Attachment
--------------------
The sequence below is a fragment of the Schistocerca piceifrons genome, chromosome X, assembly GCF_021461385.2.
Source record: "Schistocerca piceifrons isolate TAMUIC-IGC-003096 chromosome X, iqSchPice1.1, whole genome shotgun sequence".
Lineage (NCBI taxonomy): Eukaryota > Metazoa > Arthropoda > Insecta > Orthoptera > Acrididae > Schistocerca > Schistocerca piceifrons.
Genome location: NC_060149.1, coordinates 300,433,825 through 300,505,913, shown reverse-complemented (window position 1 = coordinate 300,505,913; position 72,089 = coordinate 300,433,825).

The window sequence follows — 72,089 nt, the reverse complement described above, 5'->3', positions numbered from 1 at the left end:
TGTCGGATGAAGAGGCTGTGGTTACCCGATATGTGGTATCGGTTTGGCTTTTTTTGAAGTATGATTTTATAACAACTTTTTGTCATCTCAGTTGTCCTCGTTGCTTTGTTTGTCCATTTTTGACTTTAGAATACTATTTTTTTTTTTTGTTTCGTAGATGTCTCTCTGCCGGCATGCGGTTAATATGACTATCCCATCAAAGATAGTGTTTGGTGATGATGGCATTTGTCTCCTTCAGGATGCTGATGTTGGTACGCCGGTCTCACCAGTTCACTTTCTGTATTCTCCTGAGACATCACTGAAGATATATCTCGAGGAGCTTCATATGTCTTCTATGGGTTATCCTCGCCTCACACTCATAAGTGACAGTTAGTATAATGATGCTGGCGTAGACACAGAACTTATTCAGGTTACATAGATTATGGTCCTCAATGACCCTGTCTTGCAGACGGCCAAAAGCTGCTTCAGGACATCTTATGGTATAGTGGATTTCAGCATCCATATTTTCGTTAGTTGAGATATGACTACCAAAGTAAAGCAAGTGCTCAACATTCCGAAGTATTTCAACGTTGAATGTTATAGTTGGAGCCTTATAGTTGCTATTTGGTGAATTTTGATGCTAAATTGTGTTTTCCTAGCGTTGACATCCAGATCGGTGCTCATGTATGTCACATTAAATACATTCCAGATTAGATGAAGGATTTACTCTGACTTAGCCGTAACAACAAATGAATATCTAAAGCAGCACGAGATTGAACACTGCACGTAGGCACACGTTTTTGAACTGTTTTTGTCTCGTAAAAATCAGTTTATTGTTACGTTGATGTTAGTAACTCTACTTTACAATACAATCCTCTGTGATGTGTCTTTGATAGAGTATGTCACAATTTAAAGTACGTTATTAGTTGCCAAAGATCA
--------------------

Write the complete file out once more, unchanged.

The sequence below is a fragment of the Schistocerca piceifrons genome, chromosome X, assembly GCF_021461385.2.
Source record: "Schistocerca piceifrons isolate TAMUIC-IGC-003096 chromosome X, iqSchPice1.1, whole genome shotgun sequence".
Lineage (NCBI taxonomy): Eukaryota > Metazoa > Arthropoda > Insecta > Orthoptera > Acrididae > Schistocerca > Schistocerca piceifrons.
Genome location: NC_060149.1, coordinates 300,433,825 through 300,505,913, shown reverse-complemented (window position 1 = coordinate 300,505,913; position 72,089 = coordinate 300,433,825).

The window sequence follows — 72,089 nt, the reverse complement described above, 5'->3', positions numbered from 1 at the left end:
TGTCGGATGAAGAGGCTGTGGTTACCCGATATGTGGTATCGGTTTGGCTTTTTTTGAAGTATGATTTTATAACAACTTTTTGTCATCTCAGTTGTCCTCGTTGCTTTGTTTGTCCATTTTTGACTTTAGAATACTATTTTTTTTTTTTGTTTCGTAGATGTCTCTCTGCCGGCATGCGGTTAATATGACTATCCCATCAAAGATAGTGTTTGGTGATGATGGCATTTGTCTCCTTCAGGATGCTGATGTTGGTACGCCGGTCTCACCAGTTCACTTTCTGTATTCTCCTGAGACATCACTGAAGATATATCTCGAGGAGCTTCATATGTCTTCTATGGGTTATCCTCGCCTCACACTCATAAGTGACAGTTAGTATAATGATGCTGGCGTAGACACAGAACTTATTCAGGTTACATAGATTATGGTCCTCAATGACCCTGTCTTGCAGACGGCCAAAAGCTGCTTCAGGACATCTTATGGTATAGTGGATTTCAGCATCCATATTTTCGTTAGTTGAGATATGACTACCAAAGTAAAGCAAGTGCTCAACATTCCGAAGTATTTCAACGTTGAATGTTATAGTTGGAGCCTTATAGTTGCTATTTGGTGAATTTTGATGCTAAATTGTGTTTTCCTAGCGTTGACATCCAGATCGGTGCTCATGTATGTCACATTAAATACATTCCAGATTAGATGAAGGATTTACTCTGACTTAGCCGTAACAACAAATGAATATCTAAAGCAGCACGAGATTGAACACTGCACGTAGGCACACGTTTTTGAACTGTTTTTGTCTCGTAAAAATCAGTTTATTGTTACGTTGATGTTAGTAACTCTACTTTACAATACAATCCTCTGTGATGTGTCTTTGATAGAGTATGTCACAATTTAAAGTACGTTATTAGTTGCCAAAGATCA